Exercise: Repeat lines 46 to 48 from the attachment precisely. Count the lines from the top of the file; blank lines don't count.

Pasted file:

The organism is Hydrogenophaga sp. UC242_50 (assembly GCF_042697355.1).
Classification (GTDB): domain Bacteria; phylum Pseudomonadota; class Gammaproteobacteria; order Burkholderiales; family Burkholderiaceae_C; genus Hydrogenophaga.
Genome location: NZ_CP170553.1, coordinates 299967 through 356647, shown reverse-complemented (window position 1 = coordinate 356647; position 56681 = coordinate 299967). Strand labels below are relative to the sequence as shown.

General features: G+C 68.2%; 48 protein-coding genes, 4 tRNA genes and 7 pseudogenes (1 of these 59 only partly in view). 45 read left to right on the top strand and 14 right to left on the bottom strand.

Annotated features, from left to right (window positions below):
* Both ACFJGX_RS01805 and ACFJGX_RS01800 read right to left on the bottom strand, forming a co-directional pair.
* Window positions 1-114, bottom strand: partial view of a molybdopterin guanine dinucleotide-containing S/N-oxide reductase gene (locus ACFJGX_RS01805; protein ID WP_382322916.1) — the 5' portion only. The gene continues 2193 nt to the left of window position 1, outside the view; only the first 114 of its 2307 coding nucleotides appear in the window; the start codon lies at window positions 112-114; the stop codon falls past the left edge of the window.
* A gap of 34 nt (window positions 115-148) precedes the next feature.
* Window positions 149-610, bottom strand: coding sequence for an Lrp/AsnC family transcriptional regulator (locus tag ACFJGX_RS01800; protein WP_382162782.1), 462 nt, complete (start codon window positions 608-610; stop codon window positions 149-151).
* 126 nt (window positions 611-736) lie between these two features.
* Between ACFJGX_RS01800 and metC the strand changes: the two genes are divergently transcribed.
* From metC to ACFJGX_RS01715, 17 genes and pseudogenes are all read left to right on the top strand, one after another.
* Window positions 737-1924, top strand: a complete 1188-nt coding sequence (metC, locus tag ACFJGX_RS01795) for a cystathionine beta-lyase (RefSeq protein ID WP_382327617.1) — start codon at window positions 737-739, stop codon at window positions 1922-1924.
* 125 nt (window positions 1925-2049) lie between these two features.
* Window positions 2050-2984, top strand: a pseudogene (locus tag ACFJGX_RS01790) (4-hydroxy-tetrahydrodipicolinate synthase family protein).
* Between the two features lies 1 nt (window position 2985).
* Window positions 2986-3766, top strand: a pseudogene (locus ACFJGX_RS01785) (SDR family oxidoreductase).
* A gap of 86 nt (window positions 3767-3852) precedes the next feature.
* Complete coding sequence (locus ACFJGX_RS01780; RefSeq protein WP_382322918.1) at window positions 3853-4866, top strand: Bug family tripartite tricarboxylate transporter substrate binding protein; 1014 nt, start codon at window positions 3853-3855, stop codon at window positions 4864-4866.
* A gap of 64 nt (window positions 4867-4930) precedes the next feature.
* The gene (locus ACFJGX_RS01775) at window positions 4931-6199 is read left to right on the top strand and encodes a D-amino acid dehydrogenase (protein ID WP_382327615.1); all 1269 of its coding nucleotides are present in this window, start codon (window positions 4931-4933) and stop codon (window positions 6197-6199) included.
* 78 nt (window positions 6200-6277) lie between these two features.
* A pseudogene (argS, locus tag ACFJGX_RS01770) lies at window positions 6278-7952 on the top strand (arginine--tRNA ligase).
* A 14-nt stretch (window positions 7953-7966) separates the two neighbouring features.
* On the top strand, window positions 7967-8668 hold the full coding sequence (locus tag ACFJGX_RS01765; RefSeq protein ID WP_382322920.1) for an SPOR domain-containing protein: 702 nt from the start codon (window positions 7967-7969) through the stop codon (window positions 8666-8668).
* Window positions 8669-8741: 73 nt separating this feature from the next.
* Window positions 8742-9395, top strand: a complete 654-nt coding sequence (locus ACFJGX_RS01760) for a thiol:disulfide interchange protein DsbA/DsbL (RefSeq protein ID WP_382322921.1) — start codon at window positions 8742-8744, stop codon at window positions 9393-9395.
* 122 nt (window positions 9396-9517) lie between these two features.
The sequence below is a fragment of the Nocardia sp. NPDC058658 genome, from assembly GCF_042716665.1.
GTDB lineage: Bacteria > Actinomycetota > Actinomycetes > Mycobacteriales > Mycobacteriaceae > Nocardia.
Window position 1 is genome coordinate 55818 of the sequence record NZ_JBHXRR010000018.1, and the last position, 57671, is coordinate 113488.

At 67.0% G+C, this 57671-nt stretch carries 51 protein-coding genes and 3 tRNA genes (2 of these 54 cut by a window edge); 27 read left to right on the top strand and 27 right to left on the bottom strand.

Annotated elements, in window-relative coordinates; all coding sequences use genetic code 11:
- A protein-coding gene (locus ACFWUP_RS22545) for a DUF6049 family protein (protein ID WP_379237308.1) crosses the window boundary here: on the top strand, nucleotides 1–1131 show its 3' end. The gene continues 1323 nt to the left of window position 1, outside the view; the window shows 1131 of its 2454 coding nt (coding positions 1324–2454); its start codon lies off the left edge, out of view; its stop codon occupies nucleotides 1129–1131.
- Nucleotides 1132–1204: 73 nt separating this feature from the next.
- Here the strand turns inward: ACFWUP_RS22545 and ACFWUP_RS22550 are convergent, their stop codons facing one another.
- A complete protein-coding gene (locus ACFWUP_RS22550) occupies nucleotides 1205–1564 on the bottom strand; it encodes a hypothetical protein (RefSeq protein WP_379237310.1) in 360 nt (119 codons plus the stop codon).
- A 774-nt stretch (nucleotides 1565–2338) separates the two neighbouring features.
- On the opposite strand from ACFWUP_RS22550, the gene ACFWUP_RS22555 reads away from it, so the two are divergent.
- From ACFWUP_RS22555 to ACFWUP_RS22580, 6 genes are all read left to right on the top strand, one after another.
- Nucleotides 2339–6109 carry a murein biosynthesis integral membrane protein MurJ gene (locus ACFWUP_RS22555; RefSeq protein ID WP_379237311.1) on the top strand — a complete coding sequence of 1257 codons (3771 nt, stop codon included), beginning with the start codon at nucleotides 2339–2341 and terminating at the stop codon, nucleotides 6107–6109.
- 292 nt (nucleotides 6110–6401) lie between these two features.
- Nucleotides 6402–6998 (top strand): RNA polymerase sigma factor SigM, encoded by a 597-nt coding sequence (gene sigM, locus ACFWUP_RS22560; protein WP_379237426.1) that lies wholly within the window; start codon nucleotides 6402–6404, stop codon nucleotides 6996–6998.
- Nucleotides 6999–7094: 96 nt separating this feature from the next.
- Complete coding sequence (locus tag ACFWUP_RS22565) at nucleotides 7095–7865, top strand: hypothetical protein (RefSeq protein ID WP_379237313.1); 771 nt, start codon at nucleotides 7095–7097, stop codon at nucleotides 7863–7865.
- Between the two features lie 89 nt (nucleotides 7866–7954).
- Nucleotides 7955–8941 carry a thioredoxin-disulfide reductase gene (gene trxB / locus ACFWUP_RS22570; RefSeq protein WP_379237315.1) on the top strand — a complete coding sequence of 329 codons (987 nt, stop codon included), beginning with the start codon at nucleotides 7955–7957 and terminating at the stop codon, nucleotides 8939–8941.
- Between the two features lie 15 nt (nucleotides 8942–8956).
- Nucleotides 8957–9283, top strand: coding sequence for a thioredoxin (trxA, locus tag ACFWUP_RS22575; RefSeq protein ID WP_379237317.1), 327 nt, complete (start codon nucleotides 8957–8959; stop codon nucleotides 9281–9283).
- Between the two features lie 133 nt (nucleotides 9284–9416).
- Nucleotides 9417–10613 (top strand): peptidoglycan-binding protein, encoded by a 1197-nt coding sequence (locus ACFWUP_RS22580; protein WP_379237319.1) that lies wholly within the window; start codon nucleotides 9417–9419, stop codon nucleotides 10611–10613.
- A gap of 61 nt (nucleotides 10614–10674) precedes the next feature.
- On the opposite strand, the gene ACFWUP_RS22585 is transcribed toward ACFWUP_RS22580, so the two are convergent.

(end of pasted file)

- Between the two features lie 89 nt (nucleotides 7866–7954).
- Nucleotides 7955–8941 carry a thioredoxin-disulfide reductase gene (gene trxB / locus ACFWUP_RS22570; RefSeq protein WP_379237315.1) on the top strand — a complete coding sequence of 329 codons (987 nt, stop codon included), beginning with the start codon at nucleotides 7955–7957 and terminating at the stop codon, nucleotides 8939–8941.
- Between the two features lie 15 nt (nucleotides 8942–8956).